Co-op Helps Communities to Flourish – Kenzie Love

Flourish Community Development Co-operative comes by its name for a reason. It seeks to create caring, just, sustainable and resilient communities. Communities that will, as its name suggests, “flourish”.

The Co-op was founded in 2019, arising from an earlier event called Linking Arms which had brought together progressive consultancies from Nova Scotia and elsewhere in Canada, and which spurred a desire for greater collaboration between some of the attendees. Four consultancies from different areas of the province came together to create the Co-op that was initially known as Leading Edge.

“The idea was that they wanted to take on projects that were bigger than the independent consultancies that they each maintained,” says Co-op member Leslie Brown, who joined Flourish in 2020.

“So they continued as consultancies,” she adds. “But the idea was that they can work with other people around larger projects, projects where maybe they didn’t have all the expertise needed but other people in the group would have that expertise and so on.”

Choosing to create a Co-op, Brown says, was a deliberate move on the founders’ part. They were attracted to the model by its collaborative, non-hierarchical structure.

 “The co-op principles, the co-op values aligned very well with their interests and their commitments,” she says.

The Co-op’s members, as individual consultancies and within Flourish, have focused on strategic and operational planning, research and evaluation, and business, co-operative and organizational development, social enterprise, and succession. Recent projects include supporting clients as they developed a Halifax Food Hub, and working with clients who are exploring transition to collective ownership (e.g. co-operative, nonprofit, municipal, or Indigenous ownership) as increasing numbers of business owners exit their rural businesses.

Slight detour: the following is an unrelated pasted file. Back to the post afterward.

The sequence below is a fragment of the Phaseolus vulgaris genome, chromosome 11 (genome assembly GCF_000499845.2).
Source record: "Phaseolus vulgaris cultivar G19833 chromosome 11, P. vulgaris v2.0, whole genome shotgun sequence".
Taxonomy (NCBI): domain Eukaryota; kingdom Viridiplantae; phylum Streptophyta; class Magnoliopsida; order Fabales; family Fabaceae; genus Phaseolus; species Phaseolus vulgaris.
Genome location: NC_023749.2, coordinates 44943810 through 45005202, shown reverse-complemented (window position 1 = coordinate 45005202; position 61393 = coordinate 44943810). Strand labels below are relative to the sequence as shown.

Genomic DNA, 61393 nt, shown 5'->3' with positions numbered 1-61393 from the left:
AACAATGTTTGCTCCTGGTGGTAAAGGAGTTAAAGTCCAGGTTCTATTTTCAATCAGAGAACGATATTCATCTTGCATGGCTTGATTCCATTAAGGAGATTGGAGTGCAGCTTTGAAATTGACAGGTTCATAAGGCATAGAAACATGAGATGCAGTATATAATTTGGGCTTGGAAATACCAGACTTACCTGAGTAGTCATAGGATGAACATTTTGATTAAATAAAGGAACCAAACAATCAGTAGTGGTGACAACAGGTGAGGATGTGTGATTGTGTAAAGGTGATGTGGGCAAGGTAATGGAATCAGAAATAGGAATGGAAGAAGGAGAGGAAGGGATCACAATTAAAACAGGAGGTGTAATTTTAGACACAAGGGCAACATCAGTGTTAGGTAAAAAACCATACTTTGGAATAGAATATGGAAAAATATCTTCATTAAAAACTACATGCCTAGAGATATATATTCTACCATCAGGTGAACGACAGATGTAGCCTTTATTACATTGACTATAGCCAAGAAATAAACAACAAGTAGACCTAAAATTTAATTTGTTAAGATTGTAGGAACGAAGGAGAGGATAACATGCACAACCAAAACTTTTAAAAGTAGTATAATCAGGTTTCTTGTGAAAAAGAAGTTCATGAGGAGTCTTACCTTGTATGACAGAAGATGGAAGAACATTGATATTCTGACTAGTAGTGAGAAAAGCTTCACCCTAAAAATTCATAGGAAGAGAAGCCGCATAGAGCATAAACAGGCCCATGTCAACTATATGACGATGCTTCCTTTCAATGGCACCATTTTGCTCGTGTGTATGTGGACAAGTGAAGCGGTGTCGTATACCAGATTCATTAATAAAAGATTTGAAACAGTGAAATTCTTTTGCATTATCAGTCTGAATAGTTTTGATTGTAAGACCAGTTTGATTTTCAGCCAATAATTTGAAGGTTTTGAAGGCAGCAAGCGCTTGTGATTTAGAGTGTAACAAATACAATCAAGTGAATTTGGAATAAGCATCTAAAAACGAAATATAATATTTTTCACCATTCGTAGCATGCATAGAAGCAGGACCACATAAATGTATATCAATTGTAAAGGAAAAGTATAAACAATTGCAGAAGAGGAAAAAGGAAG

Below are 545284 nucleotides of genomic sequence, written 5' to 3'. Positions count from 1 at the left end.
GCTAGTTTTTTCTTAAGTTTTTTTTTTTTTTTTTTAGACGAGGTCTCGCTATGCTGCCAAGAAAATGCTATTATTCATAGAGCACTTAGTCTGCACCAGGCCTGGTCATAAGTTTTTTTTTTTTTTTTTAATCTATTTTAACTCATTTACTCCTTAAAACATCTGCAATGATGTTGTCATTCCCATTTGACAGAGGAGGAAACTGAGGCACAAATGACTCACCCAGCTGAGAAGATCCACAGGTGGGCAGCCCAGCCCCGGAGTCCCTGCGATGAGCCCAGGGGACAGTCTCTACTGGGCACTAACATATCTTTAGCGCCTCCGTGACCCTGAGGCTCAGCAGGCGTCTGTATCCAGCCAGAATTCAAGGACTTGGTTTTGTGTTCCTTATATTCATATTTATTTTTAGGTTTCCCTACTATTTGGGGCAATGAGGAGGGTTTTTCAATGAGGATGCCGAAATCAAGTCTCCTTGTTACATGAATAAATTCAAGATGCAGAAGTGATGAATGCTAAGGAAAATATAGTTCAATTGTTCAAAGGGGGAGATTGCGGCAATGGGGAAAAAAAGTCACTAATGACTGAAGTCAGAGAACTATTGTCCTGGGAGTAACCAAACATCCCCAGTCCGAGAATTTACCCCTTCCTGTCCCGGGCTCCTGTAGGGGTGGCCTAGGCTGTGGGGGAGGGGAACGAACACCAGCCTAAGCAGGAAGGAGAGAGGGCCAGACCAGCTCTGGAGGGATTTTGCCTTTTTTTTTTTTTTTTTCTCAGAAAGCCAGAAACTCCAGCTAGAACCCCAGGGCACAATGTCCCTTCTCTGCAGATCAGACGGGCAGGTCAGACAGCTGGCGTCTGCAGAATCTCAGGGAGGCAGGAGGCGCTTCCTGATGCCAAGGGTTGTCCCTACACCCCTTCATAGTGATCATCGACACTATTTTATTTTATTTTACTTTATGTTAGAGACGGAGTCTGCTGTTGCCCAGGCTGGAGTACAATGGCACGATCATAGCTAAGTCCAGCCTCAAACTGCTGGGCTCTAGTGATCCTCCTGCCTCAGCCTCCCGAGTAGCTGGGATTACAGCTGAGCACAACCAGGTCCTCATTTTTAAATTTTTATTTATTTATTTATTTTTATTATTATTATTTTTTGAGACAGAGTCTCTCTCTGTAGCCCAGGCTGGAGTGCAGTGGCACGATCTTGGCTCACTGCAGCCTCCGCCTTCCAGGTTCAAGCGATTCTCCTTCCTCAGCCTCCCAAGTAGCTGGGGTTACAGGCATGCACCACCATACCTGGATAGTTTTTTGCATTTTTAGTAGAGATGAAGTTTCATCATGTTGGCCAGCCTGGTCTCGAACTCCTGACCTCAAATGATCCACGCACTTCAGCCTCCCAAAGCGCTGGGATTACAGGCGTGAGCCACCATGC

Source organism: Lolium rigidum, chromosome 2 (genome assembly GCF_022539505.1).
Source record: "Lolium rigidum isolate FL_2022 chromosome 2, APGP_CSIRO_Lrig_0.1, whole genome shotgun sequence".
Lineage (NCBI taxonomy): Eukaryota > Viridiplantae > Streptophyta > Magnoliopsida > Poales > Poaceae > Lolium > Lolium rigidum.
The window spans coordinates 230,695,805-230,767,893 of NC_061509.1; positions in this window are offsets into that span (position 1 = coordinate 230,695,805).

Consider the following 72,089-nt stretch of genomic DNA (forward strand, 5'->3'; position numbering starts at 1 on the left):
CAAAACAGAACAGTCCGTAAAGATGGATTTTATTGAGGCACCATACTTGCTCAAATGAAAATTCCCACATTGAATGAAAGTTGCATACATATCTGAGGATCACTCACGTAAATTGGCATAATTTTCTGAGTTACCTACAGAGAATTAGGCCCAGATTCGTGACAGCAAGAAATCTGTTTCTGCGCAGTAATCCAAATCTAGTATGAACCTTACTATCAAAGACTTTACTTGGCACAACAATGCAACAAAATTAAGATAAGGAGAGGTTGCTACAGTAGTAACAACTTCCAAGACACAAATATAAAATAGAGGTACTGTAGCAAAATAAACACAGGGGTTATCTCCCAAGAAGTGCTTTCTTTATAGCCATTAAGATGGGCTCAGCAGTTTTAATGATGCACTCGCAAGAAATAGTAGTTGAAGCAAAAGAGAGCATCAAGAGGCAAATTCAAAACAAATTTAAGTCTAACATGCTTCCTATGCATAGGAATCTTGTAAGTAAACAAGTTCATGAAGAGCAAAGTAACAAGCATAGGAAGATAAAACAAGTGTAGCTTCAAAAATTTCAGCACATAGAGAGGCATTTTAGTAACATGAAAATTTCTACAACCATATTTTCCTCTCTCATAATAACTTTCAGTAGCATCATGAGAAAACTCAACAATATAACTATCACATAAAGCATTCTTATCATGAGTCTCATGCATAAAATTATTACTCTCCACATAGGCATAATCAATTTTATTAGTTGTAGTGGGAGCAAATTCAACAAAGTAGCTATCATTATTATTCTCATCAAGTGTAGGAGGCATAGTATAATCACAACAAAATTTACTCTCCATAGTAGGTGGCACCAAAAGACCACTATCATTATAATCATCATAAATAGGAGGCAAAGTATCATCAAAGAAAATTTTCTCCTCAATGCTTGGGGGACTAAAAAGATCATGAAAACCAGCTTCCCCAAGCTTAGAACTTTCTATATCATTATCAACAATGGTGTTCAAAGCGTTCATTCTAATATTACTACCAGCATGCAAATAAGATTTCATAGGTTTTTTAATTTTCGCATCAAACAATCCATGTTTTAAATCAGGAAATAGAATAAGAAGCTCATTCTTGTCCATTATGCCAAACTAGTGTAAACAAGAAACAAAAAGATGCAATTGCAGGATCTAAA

The desire to help communities achieve transformative change has been a constant in all the Co-op’s work, and was a motivating factor behind the change to its name to Flourish. 

“Leading Edge is more of a marketing, business kind of orientation, which has a purpose,” says Brown. “But after some time together, there was an urge to make it embody more of the commitments that we have, of course to be a strong business, but to focus on this idea of building, contributing to communities of all sorts.”

Brown has found the chance to work with Flourish’s other members a rewarding experience. The sense of trust and the ability to talk through any issues that arise, she notes, isn’t something that happens with every organization. And the Co-op’s meetings illustrate the value of its members collaborating rather than working in isolation.  

“Flourish is the co-op that loves meetings,” says Brown, “because it’s amazing how people find the meetings to be nourishing, a time where you obviously do Flourish business along the way, but it’s also a time out from your everyday life when you have people to share with. And consultancies are often these small, independent consultancies, you’re often more on your own. And so coming together and being part of a group that shares similar aspirations and commitments is incredibly important.”

Juggling both the work Flourish does as a whole and the independent consultancy work, Brown acknowledges, can be a challenge at times. But it’s a challenge the Co-op’s members are happy to accept to ensure that the organization itself, as well as the communities it serves, can thrive.

“Everybody has challenges,” she says. “But in spite of the challenges are we still having fun? And that’s one of the things that we talk about. Do we leave our discussions with one another, however they’re done, with more energy than when we arrived? And most of the time, we can say yes.”